Vaccinated Children Not at Higher Risk of Infections or Allergic Diseases, Study Suggests
ScienceDaily (Mar. 4, 2011) — “Do vaccinations put too much strain on or weaken children’s immune systems? Roma Schmitz and her colleagues from the Robert Koch Institute investigate exactly this research question in the current issue of Deutsches Ärzteblatt International.” …
In sum: In this study, vaccinated and unvaccinated children and teens experienced the same rates of bronchitis, eczema, colds, and gastrointestinal infections while the unvaccinated children and teens experienced higher rates of vaccine-targeted illnesses, including whooping cough, measles and mumps.
General non-specific morbidity is reduced after vaccination within the third month of life–the Greifswald study. Otto, et al.
Our study revealed that children who received vaccination against diphtheria, pertussis, tetanus, HiB and poliomyelitis simultaneously within the third month of life do not exhibit enhanced frequencies of infectious disease-associated symptoms. In contrary, the frequencies of infection-associated symptoms were found to be significantly reduced. This might be caused by a vaccination-associated unspecific enhancement of immunological activity (e.g. mediated by interleukin 2) or by other presently still unknown factors.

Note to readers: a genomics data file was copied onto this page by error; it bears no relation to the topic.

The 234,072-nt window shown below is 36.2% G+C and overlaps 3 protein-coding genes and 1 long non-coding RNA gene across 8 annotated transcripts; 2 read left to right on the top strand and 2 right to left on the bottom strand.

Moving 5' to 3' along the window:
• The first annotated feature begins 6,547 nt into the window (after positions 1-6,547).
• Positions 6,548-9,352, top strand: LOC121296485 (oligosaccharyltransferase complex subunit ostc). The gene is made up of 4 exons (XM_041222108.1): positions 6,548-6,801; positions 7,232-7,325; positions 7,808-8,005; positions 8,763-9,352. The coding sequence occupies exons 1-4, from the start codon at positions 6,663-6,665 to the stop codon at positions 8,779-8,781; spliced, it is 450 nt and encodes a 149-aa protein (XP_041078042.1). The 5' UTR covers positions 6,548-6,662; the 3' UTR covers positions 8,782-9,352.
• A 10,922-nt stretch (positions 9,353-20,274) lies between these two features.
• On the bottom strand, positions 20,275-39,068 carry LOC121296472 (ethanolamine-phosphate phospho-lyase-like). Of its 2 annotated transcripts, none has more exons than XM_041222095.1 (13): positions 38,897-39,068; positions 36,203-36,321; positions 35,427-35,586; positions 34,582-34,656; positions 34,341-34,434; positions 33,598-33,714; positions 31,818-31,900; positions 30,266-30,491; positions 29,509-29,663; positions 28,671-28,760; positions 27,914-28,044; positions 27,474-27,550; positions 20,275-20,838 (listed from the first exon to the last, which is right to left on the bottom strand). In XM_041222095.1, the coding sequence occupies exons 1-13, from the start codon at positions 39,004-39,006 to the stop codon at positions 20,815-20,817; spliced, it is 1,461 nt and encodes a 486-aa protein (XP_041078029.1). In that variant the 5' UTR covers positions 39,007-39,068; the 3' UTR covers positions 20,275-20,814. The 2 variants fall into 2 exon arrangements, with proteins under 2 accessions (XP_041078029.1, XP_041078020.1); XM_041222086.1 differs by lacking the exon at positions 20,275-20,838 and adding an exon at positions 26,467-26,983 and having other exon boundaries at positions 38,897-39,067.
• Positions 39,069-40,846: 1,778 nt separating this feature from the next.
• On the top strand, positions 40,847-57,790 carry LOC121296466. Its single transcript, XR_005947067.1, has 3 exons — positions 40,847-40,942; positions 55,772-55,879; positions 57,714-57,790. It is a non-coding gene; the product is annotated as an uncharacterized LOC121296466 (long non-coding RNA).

“On-time Vaccine Receipt in the First Year Does Not Adversely Affect Neuropsychological Outcomes”
by Michael J. Smith, MD, MSCE, and Charles R. Woods, MD, MS
February 5, 2010
“Objectives: To determine whether children who received recommended vaccines on time during the first year of life had different neuropsychological outcomes at 7 to 10 years of age as compared with children with delayed receipt or nonreceipt of these vaccines.” …
“Conclusions: Timely vaccination during infancy has no adverse effect on neuropsychological outcomes 7 to 10 years later. These data may reassure parents who are concerned that children receive too many vaccines too soon.”
“Ethical and Scientific Reflections on Studying Alternative Vaccination Schedules”
by Robert ‘Skip’ Nelson, MD PhD Senior Pediatric Ethicist/Lead Medical Officer Office of Pediatric Therapeutics, Office of the Commissioner Food and Drug Administration, Silver Spring MD
February 9, 2012
This paper was presented to the FDA. It describes the feasibility and ethics of conducting a vaccinated versus unvaccinated health study, starting with the strongest type of scientific study design: randomized (randomly selecting who would be vaccinated and who wouldn’t) , controlled (having a placebo group that receives a “fake” vaccine), and blinded (parents wouldn’t know if their child received active or placebo vaccination). Here are a few pertinent summary statements:
“Randomization independent of parental preference would not be ethical nor feasible.”
“Declaration of Helsinki (2008) permits a placebo control if it is scientifically ‘necessary to determine the efficacy or safety of an intervention and the patients who receive placebo or no treatment will not be subject to any risk of serious or irreversible harm.”
“The purpose of blinding is to reduce bias, for example, in the reporting of adverse events as related to the intervention. – Absent randomization, blinding the parent is not an option.”
“Absent randomization and blinding, prospective observational studies are subject to confounding and bias (as are retrospective epidemiological studies).”